Flexgate on the MacBook Pro: Apple sued again

Apple is confronted with another class action lawsuit from frustrated customers in the USA: This time – by the way, not for the first time – the so-called Flexgate issue is at stake. With certain MacBook Pro models, the screen failed – either completely or partially. The reason seems to be a too fragile flat cable, which is responsible for the supply of the backlight of the screens. The problem can be recognized by the so-called stage light effect – the screen looks as if it is being illuminated with stage lights.

Apple had already launched a free repair program for the problem in 2019. According to the group, “a small percentage” of models between October 2016 and February 2018 that have two or four Thunderbolt 3 ports are affected – but only the 13-inch models are listed here, not the 15-inch, which is also sometimes affected -Machinery. Apple wants to repair affected 13-inch computers free of charge, even if they are no longer covered by the statutory warranty or Apple’s in-house AppleCare device insurance protection. This applies for four years after the first retail sale of the machine.

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The class action that has now been filed before the US District Court for the Northern District of California aims to ensure that the 15-inch MacBook Pro machines are also included in the repair program. These are devices that have been produced since 2016. Apple ignored this, according to the application, “despite the fact that Apple [den Grund des Problems] both knew and had to know “.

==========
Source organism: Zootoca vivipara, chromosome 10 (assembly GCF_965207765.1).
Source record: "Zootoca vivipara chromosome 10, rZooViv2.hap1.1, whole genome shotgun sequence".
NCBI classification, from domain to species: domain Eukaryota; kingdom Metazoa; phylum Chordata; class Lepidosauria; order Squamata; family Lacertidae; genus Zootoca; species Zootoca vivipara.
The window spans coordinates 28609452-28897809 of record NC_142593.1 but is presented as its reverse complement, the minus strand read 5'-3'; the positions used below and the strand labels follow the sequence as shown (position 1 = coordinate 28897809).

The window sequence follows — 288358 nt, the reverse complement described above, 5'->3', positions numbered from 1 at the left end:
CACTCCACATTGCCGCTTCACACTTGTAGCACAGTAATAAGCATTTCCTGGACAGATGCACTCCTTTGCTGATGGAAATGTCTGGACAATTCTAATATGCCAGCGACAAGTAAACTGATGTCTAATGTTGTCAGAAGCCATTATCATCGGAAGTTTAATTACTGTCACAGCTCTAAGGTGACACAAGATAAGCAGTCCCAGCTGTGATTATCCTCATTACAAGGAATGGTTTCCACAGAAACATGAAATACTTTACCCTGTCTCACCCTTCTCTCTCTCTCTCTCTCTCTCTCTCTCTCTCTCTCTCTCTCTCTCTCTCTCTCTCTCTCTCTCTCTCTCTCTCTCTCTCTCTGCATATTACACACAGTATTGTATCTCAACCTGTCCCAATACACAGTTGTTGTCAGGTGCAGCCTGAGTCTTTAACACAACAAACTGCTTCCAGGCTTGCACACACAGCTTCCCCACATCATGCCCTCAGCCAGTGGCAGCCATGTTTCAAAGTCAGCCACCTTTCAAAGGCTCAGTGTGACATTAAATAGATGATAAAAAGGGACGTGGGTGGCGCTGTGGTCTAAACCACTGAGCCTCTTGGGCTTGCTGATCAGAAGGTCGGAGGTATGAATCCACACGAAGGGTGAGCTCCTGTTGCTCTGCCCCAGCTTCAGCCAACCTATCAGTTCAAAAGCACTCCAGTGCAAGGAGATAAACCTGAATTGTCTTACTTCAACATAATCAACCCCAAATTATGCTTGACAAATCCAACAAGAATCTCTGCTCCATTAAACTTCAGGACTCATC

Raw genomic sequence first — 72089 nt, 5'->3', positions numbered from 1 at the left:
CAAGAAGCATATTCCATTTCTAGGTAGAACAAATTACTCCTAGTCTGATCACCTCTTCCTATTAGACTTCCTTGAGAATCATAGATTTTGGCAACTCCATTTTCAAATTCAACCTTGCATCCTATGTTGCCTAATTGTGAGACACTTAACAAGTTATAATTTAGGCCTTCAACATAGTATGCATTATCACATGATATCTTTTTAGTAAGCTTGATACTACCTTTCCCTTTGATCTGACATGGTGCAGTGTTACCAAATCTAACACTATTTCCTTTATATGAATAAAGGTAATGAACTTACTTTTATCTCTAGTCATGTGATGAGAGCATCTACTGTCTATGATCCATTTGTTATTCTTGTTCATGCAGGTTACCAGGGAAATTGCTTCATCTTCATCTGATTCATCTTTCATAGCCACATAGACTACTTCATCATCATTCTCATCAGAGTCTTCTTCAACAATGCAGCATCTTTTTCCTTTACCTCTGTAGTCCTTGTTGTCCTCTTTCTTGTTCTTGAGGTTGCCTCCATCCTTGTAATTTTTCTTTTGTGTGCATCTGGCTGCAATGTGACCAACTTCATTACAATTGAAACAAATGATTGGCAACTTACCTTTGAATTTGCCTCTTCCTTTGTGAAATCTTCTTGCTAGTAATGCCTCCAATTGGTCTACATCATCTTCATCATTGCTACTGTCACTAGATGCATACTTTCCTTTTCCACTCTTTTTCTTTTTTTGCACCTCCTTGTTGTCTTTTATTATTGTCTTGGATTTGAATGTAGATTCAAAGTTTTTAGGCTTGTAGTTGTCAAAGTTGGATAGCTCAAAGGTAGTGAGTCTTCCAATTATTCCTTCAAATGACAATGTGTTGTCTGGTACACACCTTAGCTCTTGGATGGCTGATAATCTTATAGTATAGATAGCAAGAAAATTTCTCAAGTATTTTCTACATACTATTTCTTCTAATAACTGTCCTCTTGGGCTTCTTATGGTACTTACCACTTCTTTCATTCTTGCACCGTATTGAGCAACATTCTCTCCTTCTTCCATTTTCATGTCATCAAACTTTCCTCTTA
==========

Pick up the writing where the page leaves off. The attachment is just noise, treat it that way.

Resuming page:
Before the repair program, users of their machines had to have their machines repaired outside the warranty and guarantee period for a fee, which for displays can cost 800 and more euros. This has always been the case with 15-inch computers. According to the class plaintiffs, Apple knew the defective ribbon cable and also had to take note of the comments from end customers in the company forum. In addition, the group is said to have deleted such postings. The class action now wants to force Apple to pay damages and the court costs. In addition, Apple must name all affected devices.

The lawsuit is reminiscent of a similar “Flexgate” class action brought in May. It is conceivable that the judges will merge both cases in order to simplify the dispute.


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